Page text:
Abstract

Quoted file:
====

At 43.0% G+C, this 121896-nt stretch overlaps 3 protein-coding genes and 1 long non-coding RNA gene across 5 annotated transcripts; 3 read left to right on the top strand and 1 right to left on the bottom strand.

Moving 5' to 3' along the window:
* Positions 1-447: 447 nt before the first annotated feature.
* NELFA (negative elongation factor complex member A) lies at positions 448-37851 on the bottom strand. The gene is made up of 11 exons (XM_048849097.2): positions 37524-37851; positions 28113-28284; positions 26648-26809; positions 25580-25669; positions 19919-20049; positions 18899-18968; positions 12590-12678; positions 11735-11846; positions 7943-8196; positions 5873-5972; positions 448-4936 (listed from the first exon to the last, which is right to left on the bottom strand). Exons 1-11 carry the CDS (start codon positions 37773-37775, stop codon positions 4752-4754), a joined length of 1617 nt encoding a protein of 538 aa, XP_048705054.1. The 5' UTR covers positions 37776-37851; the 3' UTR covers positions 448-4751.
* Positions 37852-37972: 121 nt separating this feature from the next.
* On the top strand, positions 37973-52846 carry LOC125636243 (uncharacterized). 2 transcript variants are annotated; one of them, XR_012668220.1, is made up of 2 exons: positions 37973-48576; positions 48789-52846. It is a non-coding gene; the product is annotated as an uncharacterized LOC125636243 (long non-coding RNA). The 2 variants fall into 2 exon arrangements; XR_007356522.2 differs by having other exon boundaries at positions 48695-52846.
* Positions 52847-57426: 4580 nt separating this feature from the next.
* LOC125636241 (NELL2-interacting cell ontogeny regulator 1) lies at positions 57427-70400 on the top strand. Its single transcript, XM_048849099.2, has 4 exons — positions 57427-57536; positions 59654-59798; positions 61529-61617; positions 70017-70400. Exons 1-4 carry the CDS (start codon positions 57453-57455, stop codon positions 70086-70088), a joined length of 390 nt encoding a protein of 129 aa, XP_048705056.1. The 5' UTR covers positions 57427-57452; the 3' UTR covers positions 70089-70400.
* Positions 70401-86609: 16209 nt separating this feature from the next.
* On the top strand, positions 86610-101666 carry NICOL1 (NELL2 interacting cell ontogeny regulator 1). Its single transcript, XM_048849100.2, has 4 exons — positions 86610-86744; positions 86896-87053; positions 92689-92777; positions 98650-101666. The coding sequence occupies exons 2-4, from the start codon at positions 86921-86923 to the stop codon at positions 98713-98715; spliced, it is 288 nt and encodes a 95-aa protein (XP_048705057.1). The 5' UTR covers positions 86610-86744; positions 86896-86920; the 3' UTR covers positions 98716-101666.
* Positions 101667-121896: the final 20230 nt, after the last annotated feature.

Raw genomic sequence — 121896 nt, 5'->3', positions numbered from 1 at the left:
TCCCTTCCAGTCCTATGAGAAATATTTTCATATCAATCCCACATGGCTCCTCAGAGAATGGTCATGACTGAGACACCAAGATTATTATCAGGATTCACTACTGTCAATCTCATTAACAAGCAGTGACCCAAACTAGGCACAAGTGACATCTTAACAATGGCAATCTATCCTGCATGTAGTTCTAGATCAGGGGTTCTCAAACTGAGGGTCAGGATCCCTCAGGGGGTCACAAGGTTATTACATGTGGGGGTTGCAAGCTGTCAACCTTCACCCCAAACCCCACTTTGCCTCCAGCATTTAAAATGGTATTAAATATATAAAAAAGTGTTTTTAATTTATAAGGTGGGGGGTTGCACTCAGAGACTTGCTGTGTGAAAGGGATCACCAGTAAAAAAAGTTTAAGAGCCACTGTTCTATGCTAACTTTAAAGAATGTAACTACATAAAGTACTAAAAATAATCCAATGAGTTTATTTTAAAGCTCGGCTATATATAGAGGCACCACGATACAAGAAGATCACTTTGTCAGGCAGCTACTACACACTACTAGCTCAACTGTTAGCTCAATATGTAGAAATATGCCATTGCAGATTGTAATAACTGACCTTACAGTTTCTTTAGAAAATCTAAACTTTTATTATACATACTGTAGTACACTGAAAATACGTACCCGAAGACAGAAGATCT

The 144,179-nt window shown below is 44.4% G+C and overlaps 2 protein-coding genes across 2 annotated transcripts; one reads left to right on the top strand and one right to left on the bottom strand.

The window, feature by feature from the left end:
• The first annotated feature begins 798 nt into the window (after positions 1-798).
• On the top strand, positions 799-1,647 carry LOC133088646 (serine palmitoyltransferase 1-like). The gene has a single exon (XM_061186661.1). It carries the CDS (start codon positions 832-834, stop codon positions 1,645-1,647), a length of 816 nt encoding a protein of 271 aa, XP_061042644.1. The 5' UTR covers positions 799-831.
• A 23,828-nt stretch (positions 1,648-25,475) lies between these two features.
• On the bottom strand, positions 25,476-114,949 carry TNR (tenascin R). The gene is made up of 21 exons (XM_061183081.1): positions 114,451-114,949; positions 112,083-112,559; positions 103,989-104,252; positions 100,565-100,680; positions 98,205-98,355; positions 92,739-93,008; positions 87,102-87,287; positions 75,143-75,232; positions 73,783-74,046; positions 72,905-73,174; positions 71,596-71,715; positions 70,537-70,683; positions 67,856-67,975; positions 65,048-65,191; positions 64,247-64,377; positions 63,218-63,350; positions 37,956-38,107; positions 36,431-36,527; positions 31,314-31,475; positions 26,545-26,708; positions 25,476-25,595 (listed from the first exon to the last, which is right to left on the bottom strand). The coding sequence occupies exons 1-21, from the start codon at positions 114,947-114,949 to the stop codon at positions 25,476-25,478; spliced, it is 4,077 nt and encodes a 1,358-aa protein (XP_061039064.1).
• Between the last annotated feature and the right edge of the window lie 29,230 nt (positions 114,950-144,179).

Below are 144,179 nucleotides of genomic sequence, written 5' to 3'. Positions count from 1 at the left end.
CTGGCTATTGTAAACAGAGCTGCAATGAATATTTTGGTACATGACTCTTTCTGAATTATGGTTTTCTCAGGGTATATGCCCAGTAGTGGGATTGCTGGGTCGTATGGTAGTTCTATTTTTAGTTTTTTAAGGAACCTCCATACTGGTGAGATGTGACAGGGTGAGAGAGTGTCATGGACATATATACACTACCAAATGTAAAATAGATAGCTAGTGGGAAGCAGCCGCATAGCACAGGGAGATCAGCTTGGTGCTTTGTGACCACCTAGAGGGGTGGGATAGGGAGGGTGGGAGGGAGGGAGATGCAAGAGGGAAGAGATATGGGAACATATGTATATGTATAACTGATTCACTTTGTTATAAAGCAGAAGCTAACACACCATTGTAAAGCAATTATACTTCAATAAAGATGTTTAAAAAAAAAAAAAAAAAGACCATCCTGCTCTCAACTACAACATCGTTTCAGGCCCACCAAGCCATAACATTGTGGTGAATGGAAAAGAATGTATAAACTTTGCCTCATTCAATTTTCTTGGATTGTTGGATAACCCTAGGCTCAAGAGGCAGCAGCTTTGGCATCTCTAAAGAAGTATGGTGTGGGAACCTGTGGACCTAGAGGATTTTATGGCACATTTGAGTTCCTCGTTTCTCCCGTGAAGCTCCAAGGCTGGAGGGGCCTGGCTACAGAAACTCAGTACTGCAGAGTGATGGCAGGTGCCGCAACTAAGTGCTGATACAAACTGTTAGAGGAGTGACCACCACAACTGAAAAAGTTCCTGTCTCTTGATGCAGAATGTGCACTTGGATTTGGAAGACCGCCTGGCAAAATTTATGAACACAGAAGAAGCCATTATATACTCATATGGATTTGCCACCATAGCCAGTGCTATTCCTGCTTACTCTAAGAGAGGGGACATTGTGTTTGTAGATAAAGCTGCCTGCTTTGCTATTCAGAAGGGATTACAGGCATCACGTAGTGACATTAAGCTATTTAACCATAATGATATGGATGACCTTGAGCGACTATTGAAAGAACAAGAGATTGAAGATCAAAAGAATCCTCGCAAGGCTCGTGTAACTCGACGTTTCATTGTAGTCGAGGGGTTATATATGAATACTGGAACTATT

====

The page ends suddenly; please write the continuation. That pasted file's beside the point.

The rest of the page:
Understanding fluid flow in rough fractures is of high importance to large scale geologic processes and to most anthropogenic geo-energy activities. Here, we conducted fluid transport experiments on Carrara marble fractures with a novel customized surface topography. Transmissivity measurements were conducted under normal stresses from 20 to 50 MPa and shear stresses from 0 to 30 MPa. An open source numerical procedure was developed to simulate normal contact and fluid flow through fractures with complex geometries. It was validated towards experiments. Using it, we isolated the effects of roughness parameters on fracture fluid flow. Under normal loading, we find that i) the transmissivity decreases with normal loading and is strongly dependent on fault surface geometry ii) the standard deviation of heights (hrms) and macroscopic wavelength of the surface asperities control fracture transmissivity. Transmissivity evolution is non-monotonic, with more than 4 orders of magnitude difference for small variations of macroscopic wavelength and roughness. Reversible elastic shear loading has little effect on transmissivity, it can increase or decrease depending on contact geometry and overall stress state on the fault. Irreversible shear displacement (up to 1 mm offset) slightly decreases transmissivity and its variation with irreversible shear displacements can be predicted numerically and geometrically at low normal stress only. Finally, irreversible changes in surface roughness (plasticity and wear) due to shear displacement result in a permanent decrease of transmissivity when decreasing differential stress. Generally, reduction of a carbonate fault’s effective stress increases its transmissivity while inducing small shear displacements doesn’t.

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